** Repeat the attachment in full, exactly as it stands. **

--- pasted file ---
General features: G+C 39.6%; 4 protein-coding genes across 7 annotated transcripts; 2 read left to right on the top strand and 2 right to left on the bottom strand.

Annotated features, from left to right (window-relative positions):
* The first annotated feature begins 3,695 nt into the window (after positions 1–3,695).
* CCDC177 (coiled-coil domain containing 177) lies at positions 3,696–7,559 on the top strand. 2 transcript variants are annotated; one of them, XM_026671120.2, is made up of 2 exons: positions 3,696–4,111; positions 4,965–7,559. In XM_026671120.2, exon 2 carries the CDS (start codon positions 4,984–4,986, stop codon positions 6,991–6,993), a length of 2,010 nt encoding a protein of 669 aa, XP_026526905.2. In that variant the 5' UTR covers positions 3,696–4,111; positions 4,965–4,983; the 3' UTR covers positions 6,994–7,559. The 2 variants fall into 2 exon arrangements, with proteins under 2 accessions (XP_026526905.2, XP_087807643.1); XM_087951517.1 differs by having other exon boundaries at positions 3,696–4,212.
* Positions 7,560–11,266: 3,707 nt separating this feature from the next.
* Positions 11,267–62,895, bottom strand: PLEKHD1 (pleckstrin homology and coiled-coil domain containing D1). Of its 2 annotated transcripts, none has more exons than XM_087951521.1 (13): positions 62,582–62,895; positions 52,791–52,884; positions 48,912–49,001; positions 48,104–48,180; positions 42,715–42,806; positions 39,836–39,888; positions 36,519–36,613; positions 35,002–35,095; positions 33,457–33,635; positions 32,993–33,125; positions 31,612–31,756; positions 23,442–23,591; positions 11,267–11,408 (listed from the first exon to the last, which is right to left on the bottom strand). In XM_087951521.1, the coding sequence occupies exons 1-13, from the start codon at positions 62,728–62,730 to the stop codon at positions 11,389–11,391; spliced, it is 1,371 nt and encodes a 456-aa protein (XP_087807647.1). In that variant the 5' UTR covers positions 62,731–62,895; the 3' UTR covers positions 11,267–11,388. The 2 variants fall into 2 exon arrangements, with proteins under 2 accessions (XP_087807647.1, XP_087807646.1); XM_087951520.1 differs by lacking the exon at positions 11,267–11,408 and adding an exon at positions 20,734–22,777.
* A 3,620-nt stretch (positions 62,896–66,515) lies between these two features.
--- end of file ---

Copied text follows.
General features: G+C 39.6%; 4 protein-coding genes across 7 annotated transcripts; 2 read left to right on the top strand and 2 right to left on the bottom strand.

Annotated features, from left to right (window-relative positions):
* The first annotated feature begins 3,695 nt into the window (after positions 1–3,695).
* CCDC177 (coiled-coil domain containing 177) lies at positions 3,696–7,559 on the top strand. 2 transcript variants are annotated; one of them, XM_026671120.2, is made up of 2 exons: positions 3,696–4,111; positions 4,965–7,559. In XM_026671120.2, exon 2 carries the CDS (start codon positions 4,984–4,986, stop codon positions 6,991–6,993), a length of 2,010 nt encoding a protein of 669 aa, XP_026526905.2. In that variant the 5' UTR covers positions 3,696–4,111; positions 4,965–4,983; the 3' UTR covers positions 6,994–7,559. The 2 variants fall into 2 exon arrangements, with proteins under 2 accessions (XP_026526905.2, XP_087807643.1); XM_087951517.1 differs by having other exon boundaries at positions 3,696–4,212.
* Positions 7,560–11,266: 3,707 nt separating this feature from the next.
* Positions 11,267–62,895, bottom strand: PLEKHD1 (pleckstrin homology and coiled-coil domain containing D1). Of its 2 annotated transcripts, none has more exons than XM_087951521.1 (13): positions 62,582–62,895; positions 52,791–52,884; positions 48,912–49,001; positions 48,104–48,180; positions 42,715–42,806; positions 39,836–39,888; positions 36,519–36,613; positions 35,002–35,095; positions 33,457–33,635; positions 32,993–33,125; positions 31,612–31,756; positions 23,442–23,591; positions 11,267–11,408 (listed from the first exon to the last, which is right to left on the bottom strand). In XM_087951521.1, the coding sequence occupies exons 1-13, from the start codon at positions 62,728–62,730 to the stop codon at positions 11,389–11,391; spliced, it is 1,371 nt and encodes a 456-aa protein (XP_087807647.1). In that variant the 5' UTR covers positions 62,731–62,895; the 3' UTR covers positions 11,267–11,388. The 2 variants fall into 2 exon arrangements, with proteins under 2 accessions (XP_087807647.1, XP_087807646.1); XM_087951520.1 differs by lacking the exon at positions 11,267–11,408 and adding an exon at positions 20,734–22,777.
* A 3,620-nt stretch (positions 62,896–66,515) lies between these two features.